Anxiety is dynamic and can differ immensely from patient to patient, having varied effects on different age groups and genders. For example, adults experiencing anxiety have a more equipped ability to understand and manage their anxious feelings better then per say a child would. For instance in a one study, “Ten pediatric patients completed the Kidscope coping strategies questions in their interviews. When pediatric patients were in the radiation therapy treatment room, 80% (n=8) used distraction, cognitive restructuring, and wishful thinking coping strategies, and 70% (n=7) used emotional regulation. Of the standard care group, 83% (n=5) used cognitive restructuring and emption regulation. Of the music therapy group intervention group, 100% of pediatric patients (n=4) used distraction and wishful thinking” (Barry, 2010). What this study explains is that children use a less realistic approach to anxiety, and with the use of music therapy it demonstrates that the children used distraction as a method to cope with the fear and anxiety of having to remain completely still, in a closed off room, all alone. Imagine how scary that would be for a small child to have to go through their treatment without their parent to reassure them being by their side. Music Therapy can help distract and take the edge of by adding a pleasant portion that can help ease their worries. Referring to (Table 2) it demonstrates how the children felt music therapy eased their uncertainties and anxieties regarding radiation therapy. Which in turn can greatly reduce and improve the negative emotional responses a parent or sibling may be dealing with, in regards to seeing their family member with a life-threatening illness go through treatment.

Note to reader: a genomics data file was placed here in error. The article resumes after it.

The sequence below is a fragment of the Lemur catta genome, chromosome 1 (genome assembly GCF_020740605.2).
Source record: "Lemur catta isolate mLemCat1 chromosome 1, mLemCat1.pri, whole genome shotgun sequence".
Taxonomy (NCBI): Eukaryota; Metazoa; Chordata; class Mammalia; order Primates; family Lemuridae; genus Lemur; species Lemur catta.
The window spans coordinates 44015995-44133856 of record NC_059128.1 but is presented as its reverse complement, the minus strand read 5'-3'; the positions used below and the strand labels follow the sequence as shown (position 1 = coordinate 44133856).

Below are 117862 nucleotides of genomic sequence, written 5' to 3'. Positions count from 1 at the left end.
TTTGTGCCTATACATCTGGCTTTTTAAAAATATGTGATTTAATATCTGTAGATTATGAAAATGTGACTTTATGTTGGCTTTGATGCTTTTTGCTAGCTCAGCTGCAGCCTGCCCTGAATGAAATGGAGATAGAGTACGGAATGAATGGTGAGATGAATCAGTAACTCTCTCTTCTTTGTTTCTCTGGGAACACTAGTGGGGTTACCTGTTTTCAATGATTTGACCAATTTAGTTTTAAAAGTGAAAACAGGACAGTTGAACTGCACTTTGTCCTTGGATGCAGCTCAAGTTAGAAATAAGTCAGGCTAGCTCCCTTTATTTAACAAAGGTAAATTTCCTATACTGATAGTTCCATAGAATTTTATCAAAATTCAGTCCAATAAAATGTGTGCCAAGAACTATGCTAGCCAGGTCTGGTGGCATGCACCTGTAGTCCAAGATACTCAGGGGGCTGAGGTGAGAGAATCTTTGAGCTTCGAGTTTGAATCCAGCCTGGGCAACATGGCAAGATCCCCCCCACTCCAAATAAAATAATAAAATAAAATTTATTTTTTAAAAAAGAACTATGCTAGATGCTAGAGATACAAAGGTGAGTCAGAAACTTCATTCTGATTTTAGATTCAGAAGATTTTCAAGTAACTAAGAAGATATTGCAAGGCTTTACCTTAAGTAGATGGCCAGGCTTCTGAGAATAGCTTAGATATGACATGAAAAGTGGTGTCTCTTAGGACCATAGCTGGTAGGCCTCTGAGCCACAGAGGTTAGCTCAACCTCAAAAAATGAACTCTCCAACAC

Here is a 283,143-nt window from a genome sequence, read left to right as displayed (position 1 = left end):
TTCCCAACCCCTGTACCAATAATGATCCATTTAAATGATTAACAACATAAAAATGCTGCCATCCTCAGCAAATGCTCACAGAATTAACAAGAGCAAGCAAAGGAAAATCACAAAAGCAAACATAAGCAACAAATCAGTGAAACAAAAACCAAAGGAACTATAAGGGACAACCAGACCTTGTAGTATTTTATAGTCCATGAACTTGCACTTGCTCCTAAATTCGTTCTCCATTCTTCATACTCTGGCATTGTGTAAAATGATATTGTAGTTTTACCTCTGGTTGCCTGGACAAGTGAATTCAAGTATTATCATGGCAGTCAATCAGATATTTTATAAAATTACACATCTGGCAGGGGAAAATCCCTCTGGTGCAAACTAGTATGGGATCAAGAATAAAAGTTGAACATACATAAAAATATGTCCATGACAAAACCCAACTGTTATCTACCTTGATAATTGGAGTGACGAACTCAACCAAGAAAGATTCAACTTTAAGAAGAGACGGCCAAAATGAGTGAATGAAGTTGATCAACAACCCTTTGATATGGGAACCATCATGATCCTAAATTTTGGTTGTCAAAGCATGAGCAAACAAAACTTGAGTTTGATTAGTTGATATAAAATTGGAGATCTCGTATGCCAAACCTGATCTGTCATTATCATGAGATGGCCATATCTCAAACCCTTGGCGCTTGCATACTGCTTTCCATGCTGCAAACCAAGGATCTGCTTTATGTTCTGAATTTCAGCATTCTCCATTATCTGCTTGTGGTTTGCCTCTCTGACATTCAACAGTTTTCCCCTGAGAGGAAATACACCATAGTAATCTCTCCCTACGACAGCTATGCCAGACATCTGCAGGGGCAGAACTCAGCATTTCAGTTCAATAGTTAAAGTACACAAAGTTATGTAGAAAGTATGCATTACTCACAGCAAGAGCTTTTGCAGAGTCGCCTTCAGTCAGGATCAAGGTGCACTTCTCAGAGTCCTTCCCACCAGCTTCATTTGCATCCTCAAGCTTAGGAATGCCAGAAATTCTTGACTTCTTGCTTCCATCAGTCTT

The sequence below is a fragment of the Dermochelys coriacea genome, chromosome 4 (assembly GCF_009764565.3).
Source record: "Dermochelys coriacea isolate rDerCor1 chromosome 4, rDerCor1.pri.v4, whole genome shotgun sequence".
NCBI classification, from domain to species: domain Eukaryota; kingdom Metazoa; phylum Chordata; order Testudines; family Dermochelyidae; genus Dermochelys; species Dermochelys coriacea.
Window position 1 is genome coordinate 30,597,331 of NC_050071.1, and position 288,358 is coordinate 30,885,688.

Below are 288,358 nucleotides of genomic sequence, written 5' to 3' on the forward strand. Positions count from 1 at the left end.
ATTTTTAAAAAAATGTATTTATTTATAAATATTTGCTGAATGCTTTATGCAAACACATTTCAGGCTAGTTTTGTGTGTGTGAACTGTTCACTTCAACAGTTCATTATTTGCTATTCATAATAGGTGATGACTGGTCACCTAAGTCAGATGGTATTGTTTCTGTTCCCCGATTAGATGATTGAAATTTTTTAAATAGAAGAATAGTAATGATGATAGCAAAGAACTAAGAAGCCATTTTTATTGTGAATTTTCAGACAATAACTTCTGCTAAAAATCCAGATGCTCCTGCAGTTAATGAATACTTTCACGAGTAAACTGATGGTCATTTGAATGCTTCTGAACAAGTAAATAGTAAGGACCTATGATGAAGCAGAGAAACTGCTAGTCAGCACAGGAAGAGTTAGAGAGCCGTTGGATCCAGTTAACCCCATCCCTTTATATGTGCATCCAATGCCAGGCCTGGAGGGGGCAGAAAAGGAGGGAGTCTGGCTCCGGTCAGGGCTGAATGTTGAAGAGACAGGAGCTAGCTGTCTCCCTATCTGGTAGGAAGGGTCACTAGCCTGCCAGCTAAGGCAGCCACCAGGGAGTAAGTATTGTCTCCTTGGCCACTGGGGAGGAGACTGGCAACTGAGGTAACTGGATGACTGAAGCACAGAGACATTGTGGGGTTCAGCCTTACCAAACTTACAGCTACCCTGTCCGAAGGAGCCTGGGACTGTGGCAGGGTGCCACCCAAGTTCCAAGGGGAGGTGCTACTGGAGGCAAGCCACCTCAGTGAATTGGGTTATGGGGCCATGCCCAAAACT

“Data collected from raclopride PET demonstrated that intensely pleasurable responses to music may be associated with dopamine release in the striatal system” (Archie, 2013). Dopamine is a neurotransmitter, which aids in regulating sleep, behavior, mood and cognition. It is also directly responsible for the feeling of happiness and pleasure. When listening to music, studies have shown that a correlation to the lyrics and/or melody can evoke an emotional response for the listener. Although these studies are small and it is a fairly new method, there is a direct correlation with music and dopamine/endorphin release. “There is still a shortage of rigorous scientific data supporting the clinical application of music therapy, and there is thus a need to confirm and expand the preliminary findings regarding the potential and actual effectiveness of music therapy. This need should be addressed through prospective, randomized, controlled, single-blinded investigations of the short- and long-term effects of music therapy in diverse clinical conditions,” (Boso, 2006). With more research done by neuroscientists the possibilities could be substantial with regulating and assisting pain management in a healthier way. Further more music therapy could be a useful tool in aiding the opioid epidemic that is taking over America.